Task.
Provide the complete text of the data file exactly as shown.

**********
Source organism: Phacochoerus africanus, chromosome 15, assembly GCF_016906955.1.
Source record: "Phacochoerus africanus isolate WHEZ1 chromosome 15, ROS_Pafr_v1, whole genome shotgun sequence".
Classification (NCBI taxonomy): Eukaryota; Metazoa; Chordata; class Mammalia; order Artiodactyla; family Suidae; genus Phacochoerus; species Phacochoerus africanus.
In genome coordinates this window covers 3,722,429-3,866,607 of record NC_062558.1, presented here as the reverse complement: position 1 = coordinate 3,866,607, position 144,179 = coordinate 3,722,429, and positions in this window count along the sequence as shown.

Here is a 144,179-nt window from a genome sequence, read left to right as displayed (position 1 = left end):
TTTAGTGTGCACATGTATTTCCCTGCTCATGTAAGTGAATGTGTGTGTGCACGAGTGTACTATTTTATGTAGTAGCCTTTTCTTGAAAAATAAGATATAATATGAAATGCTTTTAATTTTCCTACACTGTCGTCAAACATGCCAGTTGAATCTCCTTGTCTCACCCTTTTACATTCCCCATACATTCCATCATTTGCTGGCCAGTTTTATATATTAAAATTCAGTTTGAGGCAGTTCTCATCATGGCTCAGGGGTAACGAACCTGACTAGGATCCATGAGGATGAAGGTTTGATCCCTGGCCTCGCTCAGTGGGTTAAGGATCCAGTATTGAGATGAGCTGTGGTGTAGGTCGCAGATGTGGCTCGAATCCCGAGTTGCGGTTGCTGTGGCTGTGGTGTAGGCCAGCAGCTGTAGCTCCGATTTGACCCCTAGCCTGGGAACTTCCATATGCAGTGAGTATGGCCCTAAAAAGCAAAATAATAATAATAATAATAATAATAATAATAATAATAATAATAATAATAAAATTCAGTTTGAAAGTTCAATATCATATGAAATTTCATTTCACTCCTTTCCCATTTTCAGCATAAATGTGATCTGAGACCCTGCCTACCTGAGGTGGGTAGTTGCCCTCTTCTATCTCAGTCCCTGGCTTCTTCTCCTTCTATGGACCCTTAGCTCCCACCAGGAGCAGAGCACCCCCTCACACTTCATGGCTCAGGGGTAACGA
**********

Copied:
Source organism: Phacochoerus africanus, chromosome 15, assembly GCF_016906955.1.
Source record: "Phacochoerus africanus isolate WHEZ1 chromosome 15, ROS_Pafr_v1, whole genome shotgun sequence".
Classification (NCBI taxonomy): Eukaryota; Metazoa; Chordata; class Mammalia; order Artiodactyla; family Suidae; genus Phacochoerus; species Phacochoerus africanus.
In genome coordinates this window covers 3,722,429-3,866,607 of record NC_062558.1, presented here as the reverse complement: position 1 = coordinate 3,866,607, position 144,179 = coordinate 3,722,429, and positions in this window count along the sequence as shown.

Here is a 144,179-nt window from a genome sequence, read left to right as displayed (position 1 = left end):
TTTAGTGTGCACATGTATTTCCCTGCTCATGTAAGTGAATGTGTGTGTGCACGAGTGTACTATTTTATGTAGTAGCCTTTTCTTGAAAAATAAGATATAATATGAAATGCTTTTAATTTTCCTACACTGTCGTCAAACATGCCAGTTGAATCTCCTTGTCTCACCCTTTTACATTCCCCATACATTCCATCATTTGCTGGCCAGTTTTATATATTAAAATTCAGTTTGAGGCAGTTCTCATCATGGCTCAGGGGTAACGAACCTGACTAGGATCCATGAGGATGAAGGTTTGATCCCTGGCCTCGCTCAGTGGGTTAAGGATCCAGTATTGAGATGAGCTGTGGTGTAGGTCGCAGATGTGGCTCGAATCCCGAGTTGCGGTTGCTGTGGCTGTGGTGTAGGCCAGCAGCTGTAGCTCCGATTTGACCCCTAGCCTGGGAACTTCCATATGCAGTGAGTATGGCCCTAAAAAGCAAAATAATAATAATAATAATAATAATAATAATAATAATAATAATAATAATAAAATTCAGTTTGAAAGTTCAATATCATATGAAATTTCATTTCACTCCTTTCCCATTTTCAGCATAAATGTGATCTGAGACCCTGCCTACCTGAGGTGGGTAGTTGCCCTCTTCTATCTCAGTCCCTGGCTTCTTCTCCTTCTATGGACCCTTAGCTCCCACCAGGAGCAGAGCACCCCCTCACACTTCATGGCTCAGGGGTAACGA